Advanced driver assistance systems (ADAS) in vehicles continue to proliferate. By September 1, 2022, nearly all automakers have committed to minimally equip all vehicles of 8500 curb weight produced for the U.S. market with front crash warning and automatic emergency braking. As of September 1, 2021, it’s estimated that approximately 80 percent of the newest vehicles were already meeting that commitment (Figure 10). As more vehicles come so equipped, many are also coming with additional ADAS technology like L2 autonomy (aka adaptive cruise control with lane keeping assist) which unfortunately data from IIHS and others may be leading drivers to take on more risk from speeding and distraction.
Additionally real-world data on driver-assistance technology from IIHS/HLDI shows that these systems help drive down frequency of low-value claims drops substantially, collision and property damage liability (PDL) average claim severities are shifted upward. For example, their analysis showed a nearly 40 percent drop in the frequency of PDL claims less than $1500 involving an insured striking vehicle with AEB, and a more than 20 percent drop in the frequency PDL claims costing between $1500 and $6999, pushing the average severity of all PDL claims up by nearly 20 percent.
4. Rising Insurance Premiums
In response to frequency continuing to climb to pre-pandemic levels and soaring loss costs, the auto insurance industry has been working to raise premiums. Comparison of the year-over-year increases in other CPI categories like used cars and trucks, motor vehicle body work, motor vehicle parts and equipment illustrates the challenge carriers face in responding to significant inflation affecting auto claims (Figure 11).
5. Higher Gas Prices
Last, but certainly not least, gas prices are also expected to remain elevated in 2023. While prices for gasoline have fallen from over $5 per gallon in June 2022, the Energy Information Administration forecasts gasoline prices will average $3.57 per gallon in 2023, versus $2.78 per gallon in the first half of 2021 (Figure 12). As miles driven in the U.S. build, and congestion levels grow, higher gas prices will drive down spending in other areas among most consumers.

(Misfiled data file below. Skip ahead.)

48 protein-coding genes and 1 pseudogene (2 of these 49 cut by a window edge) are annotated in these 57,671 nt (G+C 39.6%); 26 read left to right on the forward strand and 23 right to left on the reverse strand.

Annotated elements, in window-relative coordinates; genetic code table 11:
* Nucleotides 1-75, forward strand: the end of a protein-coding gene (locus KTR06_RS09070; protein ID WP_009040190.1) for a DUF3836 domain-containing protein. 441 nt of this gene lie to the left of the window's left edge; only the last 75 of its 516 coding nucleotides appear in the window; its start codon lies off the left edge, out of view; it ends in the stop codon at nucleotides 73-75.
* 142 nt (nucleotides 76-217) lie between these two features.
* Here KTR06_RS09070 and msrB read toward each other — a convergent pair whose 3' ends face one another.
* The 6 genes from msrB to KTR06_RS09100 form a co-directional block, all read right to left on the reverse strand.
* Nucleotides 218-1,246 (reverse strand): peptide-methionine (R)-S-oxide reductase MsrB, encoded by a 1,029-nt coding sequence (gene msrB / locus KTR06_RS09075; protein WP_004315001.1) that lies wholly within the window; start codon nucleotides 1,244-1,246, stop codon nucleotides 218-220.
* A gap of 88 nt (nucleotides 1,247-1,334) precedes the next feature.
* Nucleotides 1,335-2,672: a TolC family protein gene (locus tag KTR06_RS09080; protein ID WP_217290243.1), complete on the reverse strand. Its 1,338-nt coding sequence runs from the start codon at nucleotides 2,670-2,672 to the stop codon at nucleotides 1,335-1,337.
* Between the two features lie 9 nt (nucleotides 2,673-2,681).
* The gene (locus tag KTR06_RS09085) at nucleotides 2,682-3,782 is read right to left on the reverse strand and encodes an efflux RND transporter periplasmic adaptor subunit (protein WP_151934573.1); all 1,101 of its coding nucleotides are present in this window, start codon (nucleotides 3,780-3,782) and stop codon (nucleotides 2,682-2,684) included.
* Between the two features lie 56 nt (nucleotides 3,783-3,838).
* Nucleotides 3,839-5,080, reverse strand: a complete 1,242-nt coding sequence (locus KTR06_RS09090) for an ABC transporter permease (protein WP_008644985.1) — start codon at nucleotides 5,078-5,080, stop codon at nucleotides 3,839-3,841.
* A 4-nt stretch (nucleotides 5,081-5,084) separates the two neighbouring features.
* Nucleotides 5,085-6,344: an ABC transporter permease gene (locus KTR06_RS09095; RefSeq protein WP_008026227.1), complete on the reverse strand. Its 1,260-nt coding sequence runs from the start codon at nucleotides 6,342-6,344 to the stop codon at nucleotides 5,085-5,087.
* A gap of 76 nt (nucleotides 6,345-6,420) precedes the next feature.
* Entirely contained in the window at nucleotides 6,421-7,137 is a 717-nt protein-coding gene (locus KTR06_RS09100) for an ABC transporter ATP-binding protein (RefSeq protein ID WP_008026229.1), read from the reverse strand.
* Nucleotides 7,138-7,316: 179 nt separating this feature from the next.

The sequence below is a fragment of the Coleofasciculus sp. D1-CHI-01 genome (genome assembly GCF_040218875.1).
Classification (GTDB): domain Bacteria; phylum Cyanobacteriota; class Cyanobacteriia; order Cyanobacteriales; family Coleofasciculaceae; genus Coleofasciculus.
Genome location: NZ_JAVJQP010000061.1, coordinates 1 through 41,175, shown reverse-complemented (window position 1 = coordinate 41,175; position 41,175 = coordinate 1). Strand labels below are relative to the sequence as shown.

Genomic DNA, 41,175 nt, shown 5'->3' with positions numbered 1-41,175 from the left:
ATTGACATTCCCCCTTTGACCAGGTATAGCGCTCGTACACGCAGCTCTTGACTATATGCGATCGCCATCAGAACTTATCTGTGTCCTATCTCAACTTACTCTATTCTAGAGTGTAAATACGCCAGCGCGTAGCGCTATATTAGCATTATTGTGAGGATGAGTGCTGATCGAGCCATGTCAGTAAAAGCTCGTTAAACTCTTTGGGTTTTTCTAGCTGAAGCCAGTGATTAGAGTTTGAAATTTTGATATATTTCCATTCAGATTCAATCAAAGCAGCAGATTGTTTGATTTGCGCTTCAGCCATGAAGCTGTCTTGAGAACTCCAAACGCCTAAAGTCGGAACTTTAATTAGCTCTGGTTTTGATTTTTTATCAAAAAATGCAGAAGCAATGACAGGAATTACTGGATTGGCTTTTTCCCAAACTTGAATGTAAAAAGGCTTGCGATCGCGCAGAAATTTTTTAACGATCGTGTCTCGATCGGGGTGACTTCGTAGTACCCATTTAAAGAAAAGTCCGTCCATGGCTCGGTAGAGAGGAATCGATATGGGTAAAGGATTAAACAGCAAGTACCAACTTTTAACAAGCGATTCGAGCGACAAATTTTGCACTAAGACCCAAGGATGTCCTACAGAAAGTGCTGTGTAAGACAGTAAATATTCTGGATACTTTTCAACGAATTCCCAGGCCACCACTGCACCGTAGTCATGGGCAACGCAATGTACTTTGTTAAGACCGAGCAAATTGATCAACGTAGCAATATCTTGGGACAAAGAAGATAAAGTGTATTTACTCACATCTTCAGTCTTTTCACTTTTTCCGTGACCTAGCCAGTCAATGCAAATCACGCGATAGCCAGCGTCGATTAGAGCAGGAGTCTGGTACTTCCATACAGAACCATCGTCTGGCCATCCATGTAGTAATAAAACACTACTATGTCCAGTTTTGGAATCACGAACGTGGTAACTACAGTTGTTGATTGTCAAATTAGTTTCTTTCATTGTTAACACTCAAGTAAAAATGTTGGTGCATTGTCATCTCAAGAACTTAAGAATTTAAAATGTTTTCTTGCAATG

2023 is shaping up to be another year where the expense of owning a vehicle won’t be cheap.
The information and opinions in this publication are for general information only, are subject to change and are not intended to provide specific recommendations for any individual or entity. Although information contained herein has been obtained from sources believed to be reliable, CCC does not guarantee its accuracy and it may be incomplete or condensed. CCC is not liable for any typographical errors, incorrect data and/or any actions taken in reliance on the information and opinions contained in this publication. Note: Where CCC Information Services Inc. is cited as source, the data provided is an aggregation of industry data related to electronic appraisals communicated via CCC’s electronic network or from total loss valuations processed by CCC.
 John Cassidy. “Why is High Inflation Proving So Persistent?” The New Yorker, October 17, 2022.
 NADA Data 2022 Midyear Report.
 Experian. State of the Automotive Finance Market Report: Q2 2022.
 Cox Automotive. Q3 2022 Manheim Used Vehicle Value Index Call, October 7, 2022.
 Kay Wakeman, IIHS/HLDI. “Our latest driver assistance and automated driving research.” Presentation to Society of Insurance Research, January 6, 2022.